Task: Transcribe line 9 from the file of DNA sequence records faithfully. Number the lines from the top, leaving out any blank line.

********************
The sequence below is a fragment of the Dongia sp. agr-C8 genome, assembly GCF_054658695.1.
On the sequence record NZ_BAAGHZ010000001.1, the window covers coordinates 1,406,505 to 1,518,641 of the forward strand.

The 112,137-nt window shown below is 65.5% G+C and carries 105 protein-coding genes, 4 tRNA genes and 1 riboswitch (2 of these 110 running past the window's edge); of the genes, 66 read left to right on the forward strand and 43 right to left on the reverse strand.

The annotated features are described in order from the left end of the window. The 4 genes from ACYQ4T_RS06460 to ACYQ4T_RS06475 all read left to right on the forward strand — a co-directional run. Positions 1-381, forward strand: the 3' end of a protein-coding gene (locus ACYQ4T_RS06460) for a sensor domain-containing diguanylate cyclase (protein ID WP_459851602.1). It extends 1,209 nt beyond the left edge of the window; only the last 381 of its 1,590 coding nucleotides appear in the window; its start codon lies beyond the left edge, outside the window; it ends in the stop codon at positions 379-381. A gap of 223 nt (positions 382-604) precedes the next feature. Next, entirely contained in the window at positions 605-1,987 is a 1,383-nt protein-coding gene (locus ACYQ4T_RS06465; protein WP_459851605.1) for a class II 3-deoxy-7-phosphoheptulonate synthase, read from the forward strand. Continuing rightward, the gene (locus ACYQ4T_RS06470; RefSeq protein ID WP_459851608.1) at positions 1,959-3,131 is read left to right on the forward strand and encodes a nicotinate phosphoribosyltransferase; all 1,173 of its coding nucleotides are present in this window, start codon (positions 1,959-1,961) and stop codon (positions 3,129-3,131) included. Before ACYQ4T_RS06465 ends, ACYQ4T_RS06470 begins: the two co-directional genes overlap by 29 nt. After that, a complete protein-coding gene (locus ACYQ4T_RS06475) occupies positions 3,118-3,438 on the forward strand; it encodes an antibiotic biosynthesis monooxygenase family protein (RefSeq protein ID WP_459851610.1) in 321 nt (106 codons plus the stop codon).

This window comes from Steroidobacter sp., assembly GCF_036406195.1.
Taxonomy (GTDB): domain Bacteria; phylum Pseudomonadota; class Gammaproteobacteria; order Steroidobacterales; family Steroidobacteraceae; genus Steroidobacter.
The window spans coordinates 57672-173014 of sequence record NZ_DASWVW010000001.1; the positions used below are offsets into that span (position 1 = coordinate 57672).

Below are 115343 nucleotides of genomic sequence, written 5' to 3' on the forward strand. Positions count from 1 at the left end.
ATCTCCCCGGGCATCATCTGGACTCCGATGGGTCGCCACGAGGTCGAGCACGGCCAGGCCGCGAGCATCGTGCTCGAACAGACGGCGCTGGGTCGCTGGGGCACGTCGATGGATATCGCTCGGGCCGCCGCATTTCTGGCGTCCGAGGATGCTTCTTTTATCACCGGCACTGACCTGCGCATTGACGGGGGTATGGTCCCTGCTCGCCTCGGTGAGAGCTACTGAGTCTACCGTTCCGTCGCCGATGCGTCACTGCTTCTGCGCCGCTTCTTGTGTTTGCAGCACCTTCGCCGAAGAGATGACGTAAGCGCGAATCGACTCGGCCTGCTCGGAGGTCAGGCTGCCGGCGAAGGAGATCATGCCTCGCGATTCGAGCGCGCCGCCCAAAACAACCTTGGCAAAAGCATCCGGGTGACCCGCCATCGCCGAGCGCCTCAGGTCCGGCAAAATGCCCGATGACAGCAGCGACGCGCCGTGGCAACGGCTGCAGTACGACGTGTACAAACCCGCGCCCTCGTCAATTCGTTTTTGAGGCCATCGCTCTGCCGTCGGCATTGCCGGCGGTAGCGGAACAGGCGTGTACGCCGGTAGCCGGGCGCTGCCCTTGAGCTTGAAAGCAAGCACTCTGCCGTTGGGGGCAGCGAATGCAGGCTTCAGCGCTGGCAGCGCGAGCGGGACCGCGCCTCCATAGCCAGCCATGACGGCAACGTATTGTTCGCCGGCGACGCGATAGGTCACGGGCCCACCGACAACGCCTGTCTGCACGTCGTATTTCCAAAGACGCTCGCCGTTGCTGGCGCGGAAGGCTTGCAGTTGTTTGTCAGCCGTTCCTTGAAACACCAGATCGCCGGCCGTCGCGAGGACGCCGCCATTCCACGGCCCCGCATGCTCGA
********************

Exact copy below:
ATCTCCCCGGGCATCATCTGGACTCCGATGGGTCGCCACGAGGTCGAGCACGGCCAGGCCGCGAGCATCGTGCTCGAACAGACGGCGCTGGGTCGCTGGGGCACGTCGATGGATATCGCTCGGGCCGCCGCATTTCTGGCGTCCGAGGATGCTTCTTTTATCACCGGCACTGACCTGCGCATTGACGGGGGTATGGTCCCTGCTCGCCTCGGTGAGAGCTACTGAGTCTACCGTTCCGTCGCCGATGCGTCACTGCTTCTGCGCCGCTTCTTGTGTTTGCAGCACCTTCGCCGAAGAGATGACGTAAGCGCGAATCGACTCGGCCTGCTCGGAGGTCAGGCTGCCGGCGAAGGAGATCATGCCTCGCGATTCGAGCGCGCCGCCCAAAACAACCTTGGCAAAAGCATCCGGGTGACCCGCCATCGCCGAGCGCCTCAGGTCCGGCAAAATGCCCGATGACAGCAGCGACGCGCCGTGGCAACGGCTGCAGTACGACGTGTACAAACCCGCGCCCTCGTCAATTCGTTTTTGAGGCCATCGCTCTGCCGTCGGCATTGCCGGCGGTAGCGGAACAGGCGTGTACGCCGGTAGCCGGGCGCTGCCCTTGAGCTTGAAAGCAAGCACTCTGCCGTTGGGGGCAGCGAATGCAGGCTTCAGCGCTGGCAGCGCGAGCGGGACCGCGCCTCCATAGCCAGCCATGACGGCAACGTATTGTTCGCCGGCGACGCGATAGGTCACGGGCCCACCGACAACGCCTGTCTGCACGTCGTATTTCCAAAGACGCTCGCCGTTGCTGGCGCGGAAGGCTTGCAGTTGTTTGTCAGCCGTTCCTTGAAACACCAGATCGCCGGCCGTCGCGAGGACGCCGCCATTCCACGGCCCCGCATGCTCGA